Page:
“We’ve humbly served our friends and neighbors for 75 years as the Greeneville Light & Power System,” Carroll added. “Even though an organizational change was a good idea, we kept that name as a reminder of why we were created, what our focus must be, and of the quality of service that our customers deserve. Our original name proudly declared that we were public power, that hasn’t changed.”
From Growing Pains to Promises Delivered: Jefferson County PUD, Washington
By Will O’Donnell, communications manager, Jefferson County Public Utility District #1
One of our former commissioners was fond of saying that we started the electric utility (Jefferson County PUD in northwest Washington) with next to nothing, not even a screwdriver nor a single spool of wire. Sure, we had wires and poles and substations, but the operations yard was empty when we took over: no bucket trucks, spare transformers, tools, gear, or electrical employees.
We hired our first electrical employee in November 2012 — five months before we took over operation of the power system in April 2013. From that November to April, we had to hire and outfit an electrical division from scratch. Not an easy task, but we did it. That first electrical hire, Kevin Streett, is now our general manager. And quite a few members of the original crew he put together are still with us today, running the electric utility they all helped to build.
One of the most immediate and obvious improvements Kevin and his crew brought to our customers came in the form of outage response times. A decade prior to our purchase of the system, the IOU had eliminated all of its local service staff and outsourced the line work to private contractors located almost two hours away — contractors who, when a storm hit, were also busy working in other parts of the IOU’s territory and who needed to cross one of the world’s longest floating bridges to reach our community. A bridge famous nationally for sinking during a storm in the late 1970s and infamous locally for closing when the winds pick up. Needless to say, our local crews, living in the community they serve, are able to respond much faster to local outage events than contractors from far away.
Improving reliability took a bit longer, but we have done that, too — expanding substations, adding reclosers, replacing regulators and transformers, building our own SCADA system, and undergrounding dozens of miles of overhead lines every year. We’ve invested millions in equipment repairs and infrastructure upgrades that the IOU had neglected to do for decades.
By becoming community owned, we are able to provide our community with some of the cleanest, most affordable electricity produced on the planet. The majority of the power our previous electric utility provided came from coal and natural gas generation. As a public power utility, we are able to purchase all of our power from the Bonneville Power Administration, which delivers 97% carbon-free electricity — the bulk of it generated by hydroelectric dams on the Columbia River.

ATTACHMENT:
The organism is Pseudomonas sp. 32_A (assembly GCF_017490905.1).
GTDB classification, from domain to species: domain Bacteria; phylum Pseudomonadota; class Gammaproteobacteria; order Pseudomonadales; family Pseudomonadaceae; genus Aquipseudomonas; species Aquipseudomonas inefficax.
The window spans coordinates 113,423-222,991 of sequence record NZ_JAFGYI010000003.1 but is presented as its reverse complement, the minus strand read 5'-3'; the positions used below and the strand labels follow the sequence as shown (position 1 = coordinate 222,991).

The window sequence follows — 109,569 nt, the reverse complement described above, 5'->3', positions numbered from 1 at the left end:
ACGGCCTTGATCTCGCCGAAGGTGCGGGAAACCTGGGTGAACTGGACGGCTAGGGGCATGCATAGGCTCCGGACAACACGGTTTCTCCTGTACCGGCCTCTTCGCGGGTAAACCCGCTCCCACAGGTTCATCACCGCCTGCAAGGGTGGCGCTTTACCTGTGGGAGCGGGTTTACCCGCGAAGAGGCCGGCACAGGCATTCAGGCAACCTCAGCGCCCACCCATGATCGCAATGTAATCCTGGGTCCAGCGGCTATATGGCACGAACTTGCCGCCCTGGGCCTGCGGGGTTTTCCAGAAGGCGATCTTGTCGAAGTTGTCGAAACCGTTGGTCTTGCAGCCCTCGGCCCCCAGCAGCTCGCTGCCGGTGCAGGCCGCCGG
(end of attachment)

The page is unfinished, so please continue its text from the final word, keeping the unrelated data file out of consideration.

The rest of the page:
Was it easy? No. Our first couple of years operating the electric utility could often be chaotic, and by year five we still struggled. Our challenges were well documented in the local press and even became the subject of an anti-municipalization white paper by a regional think tank. In fact, that white paper, which was published in 2016 and unsubtly titled, The Failed Promises and Politics of Jefferson Public Power: How Creation of a Public Electric Utility Led to Higher Rates and Lower Customer Service, continues to be circulated by anti-public power IOUs.
In late 2019, it was being used to discourage a city in Kansas from municipalizing. A city staffer even called our utility to see if some of what was being alleged about us was true. As I explained, depending on how you looked at it, some of it was, and some of it wasn’t, but a lot of it was merely taken out of context.
We did have trouble with customer service and billing coming out of the gate. We had trouble with staff turnover early on. And our rates haven’t always been lower than the former IOU. Were we a failure? Not at all. Did we break any of the promises made? No, some just took a bit longer to deliver than initially planned. But now, in 2020, seven years in, we are strong and financially stable and we feel like an unqualified success. We are fully staffed, well equipped, and we are paying cash to expand and remodel our very outdated customer service and operations center.
Municipalization is hard, but the benefits are huge. Though we acknowledge the struggles, and even some foibles, the staff and commission at Jefferson County PUD are extremely proud of what we have built. We hope we can help the next batch of communities that want some honest advice about a difficult journey do the same.